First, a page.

Beyond Bullsh*t: Straight-Talk at Work

By Samuel A. Culbert | Go to book overview

6 STRAIGHT-TALK
How Does It Differ from Truth-Telling and Candor?

Newly appointed Federal Reserve Chairman Ben Bernanke
“acknowledged that he made a ‘lapse in judgment’ by discuss-
ing Federal Reserve policy with the CNB C television anchor

comments that subsequently drove the stock and bond prices
lower.” When asked about his comments during a session of
the Senate Banking Committee, Bernanke candidly admitted
his mistake, saying, “In the future, my communications with
the public and with the markets will be entirely through regular
and formal channels.”1 Apparently his straight to the point ad-
mission was sufficient to stem public outcry. To date, no heated
criticism has appeared in the press nor have suits been filed by
people claiming financial injury
.

STRAIGHT-TALK is not a one-time conversation. It’s not simply a candid spontaneous discussion. Rather it is a candid encounter in the context of a reciprocally supportive and caring relationship. Straight-talking cohorts give and expect reciprocal concern on almost any matter bearing on each other’s work effectiveness and personal well-being. They expect

-54-

Notes for this page

Add a new note
If you are trying to select text to create highlights or citations, remember that you must now click or tap on the first word, and then click or tap on the last word.
One moment ...
Default project is now your active project.
Project items
Notes
Cite this page

Cited page

Style
Citations are available only to our active members.
Buy instant access to cite pages or passages in MLA 8, MLA 7, APA and Chicago citation styles.

(Einhorn, 1992, p. 25)

(Einhorn 25)

(Einhorn 25)

1. Lois J. Einhorn, Abraham Lincoln, the Orator: Penetrating the Lincoln Legend (Westport, CT: Greenwood Press, 1992), 25, http://www.questia.com/read/27419298.

Note: primary sources have slightly different requirements for citation. Please see these guidelines for more information.

Cited page

Bookmark this page
Beyond Bullsh*t: Straight-Talk at Work
Table of contents

Table of contents

  • Title Page iii
  • Contents vii
  • Foreword Palimpsest ix
  • Prologue xi
  • Introduction 1
  • 1- Getting Straight-Talk at Work 3
  • Theory Section- Bullsht 13
  • 2- Bullsht Is It the Nemesis? 15
  • 3- Bullsht It's Essential to Corporate Harmony 23
  • 4- Bullsht Corporate Pretense Cancels Human Nature 30
  • Theory Section—Straight-Talk 43
  • 5- Straight-Talk I-Speak Required 45
  • 6- Straight-Talk How Does It Differ from Truth-Telling and Candor? 54
  • 7- Straight-Talk Relationship Is King 59
  • Applications Section 69
  • 8- Straight-Talk When Is It Possible with the Boss? 71
  • 9- Straight-Talk Benefits/Liabilities 86
  • 10- Straight-Talk Conditions for Getting It 95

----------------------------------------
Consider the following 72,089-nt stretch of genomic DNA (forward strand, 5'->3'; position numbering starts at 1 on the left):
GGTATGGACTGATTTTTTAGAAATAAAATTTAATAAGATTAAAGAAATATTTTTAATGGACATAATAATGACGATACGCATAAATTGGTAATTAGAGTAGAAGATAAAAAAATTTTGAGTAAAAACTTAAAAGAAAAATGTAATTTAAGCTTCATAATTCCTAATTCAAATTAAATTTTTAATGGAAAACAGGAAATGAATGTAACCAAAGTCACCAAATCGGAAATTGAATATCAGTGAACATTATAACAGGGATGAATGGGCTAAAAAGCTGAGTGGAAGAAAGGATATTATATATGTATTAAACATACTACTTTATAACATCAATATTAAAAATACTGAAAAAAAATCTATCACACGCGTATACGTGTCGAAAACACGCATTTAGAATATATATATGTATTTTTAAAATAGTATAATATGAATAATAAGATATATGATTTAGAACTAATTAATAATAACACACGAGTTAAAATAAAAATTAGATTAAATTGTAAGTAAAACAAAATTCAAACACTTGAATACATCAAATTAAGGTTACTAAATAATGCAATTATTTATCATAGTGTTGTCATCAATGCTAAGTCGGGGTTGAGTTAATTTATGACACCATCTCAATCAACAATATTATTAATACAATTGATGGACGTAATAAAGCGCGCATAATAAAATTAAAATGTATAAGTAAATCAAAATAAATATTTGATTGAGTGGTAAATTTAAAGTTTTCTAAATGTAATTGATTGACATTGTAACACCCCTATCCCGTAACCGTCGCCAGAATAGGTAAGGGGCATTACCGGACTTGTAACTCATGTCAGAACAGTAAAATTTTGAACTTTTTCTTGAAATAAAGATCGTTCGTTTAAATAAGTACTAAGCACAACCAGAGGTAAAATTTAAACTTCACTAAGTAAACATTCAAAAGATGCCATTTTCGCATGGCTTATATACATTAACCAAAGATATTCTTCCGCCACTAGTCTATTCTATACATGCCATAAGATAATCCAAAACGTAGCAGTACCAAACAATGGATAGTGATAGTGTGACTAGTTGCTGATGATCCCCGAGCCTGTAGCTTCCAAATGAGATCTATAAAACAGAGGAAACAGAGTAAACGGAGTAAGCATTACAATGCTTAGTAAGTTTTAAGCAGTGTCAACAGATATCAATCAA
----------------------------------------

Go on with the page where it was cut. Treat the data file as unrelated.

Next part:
• 11- Straight-Talk Truth-Finding 110
  • Conclusion 123
  • 12- Straight-Talk It Pays to Advertise 125
  • Appendix a Alignment Questions 137
  • Acknowledgments 141
  • Notes 145
  • Index 149
Settings

Settings

Typeface
Text size Smaller Larger Reset View mode
Search within

Search within this book

Look up

Look up a word

  • Dictionary
  • Thesaurus
Please submit a word or phrase above.
Print this page

Print this page

Why can't I print more than one page at a time?

Help
Full screen
Items saved from this book
  • Bookmarks
  • Highlights & Notes
  • Citations
/ 152

matching results for page

    Questia reader help

    How to highlight and cite specific passages

    1. Click or tap the first word you want to select.
    2. Click or tap the last word you want to select, and you’ll see everything in between get selected.
    3. You’ll then get a menu of options like creating a highlight or a citation from that passage of text.

    OK, got it!

    Cited passage

    Style
    Citations are available only to our active members.
    Buy instant access to cite pages or passages in MLA 8, MLA 7, APA and Chicago citation styles.

    "Portraying himself as an honest, ordinary person helped Lincoln identify with his audiences." (Einhorn, 1992, p. 25).

    "Portraying himself as an honest, ordinary person helped Lincoln identify with his audiences." (Einhorn 25)

    "Portraying himself as an honest, ordinary person helped Lincoln identify with his audiences." (Einhorn 25)

    "Portraying himself as an honest, ordinary person helped Lincoln identify with his audiences."1

    1. Lois J. Einhorn, Abraham Lincoln, the Orator: Penetrating the Lincoln Legend (Westport, CT: Greenwood Press, 1992), 25, http://www.questia.com/read/27419298.

    Cited passage

    Thanks for trying Questia!

    Please continue trying out our research tools, but please note, full functionality is available only to our active members.

    Your work will be lost once you leave this Web page.

    Buy instant access to save your work.

    Already a member? Log in now.

    Search by... Author
    Show... All Results Primary Sources Peer-reviewed

    Oops!

    An unknown error has occurred. Please click the button below to reload the page. If the problem persists, please try again in a little while.